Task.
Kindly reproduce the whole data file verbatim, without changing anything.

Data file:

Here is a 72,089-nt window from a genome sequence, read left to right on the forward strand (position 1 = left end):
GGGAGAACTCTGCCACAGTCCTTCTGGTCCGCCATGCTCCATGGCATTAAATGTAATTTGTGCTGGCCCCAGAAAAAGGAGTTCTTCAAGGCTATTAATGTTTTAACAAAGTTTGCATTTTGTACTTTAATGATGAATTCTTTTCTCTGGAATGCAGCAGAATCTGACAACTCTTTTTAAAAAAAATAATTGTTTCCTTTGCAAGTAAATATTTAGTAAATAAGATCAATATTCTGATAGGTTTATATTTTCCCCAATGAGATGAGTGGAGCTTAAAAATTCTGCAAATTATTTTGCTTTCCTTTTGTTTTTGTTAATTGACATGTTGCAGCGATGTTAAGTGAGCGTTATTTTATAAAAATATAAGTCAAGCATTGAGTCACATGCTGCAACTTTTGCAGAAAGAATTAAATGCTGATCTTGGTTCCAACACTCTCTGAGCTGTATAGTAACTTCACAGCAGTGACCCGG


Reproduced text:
Here is a 72,089-nt window from a genome sequence, read left to right on the forward strand (position 1 = left end):
GGGAGAACTCTGCCACAGTCCTTCTGGTCCGCCATGCTCCATGGCATTAAATGTAATTTGTGCTGGCCCCAGAAAAAGGAGTTCTTCAAGGCTATTAATGTTTTAACAAAGTTTGCATTTTGTACTTTAATGATGAATTCTTTTCTCTGGAATGCAGCAGAATCTGACAACTCTTTTTAAAAAAAATAATTGTTTCCTTTGCAAGTAAATATTTAGTAAATAAGATCAATATTCTGATAGGTTTATATTTTCCCCAATGAGATGAGTGGAGCTTAAAAATTCTGCAAATTATTTTGCTTTCCTTTTGTTTTTGTTAATTGACATGTTGCAGCGATGTTAAGTGAGCGTTATTTTATAAAAATATAAGTCAAGCATTGAGTCACATGCTGCAACTTTTGCAGAAAGAATTAAATGCTGATCTTGGTTCCAACACTCTCTGAGCTGTATAGTAACTTCACAGCAGTGACCCGG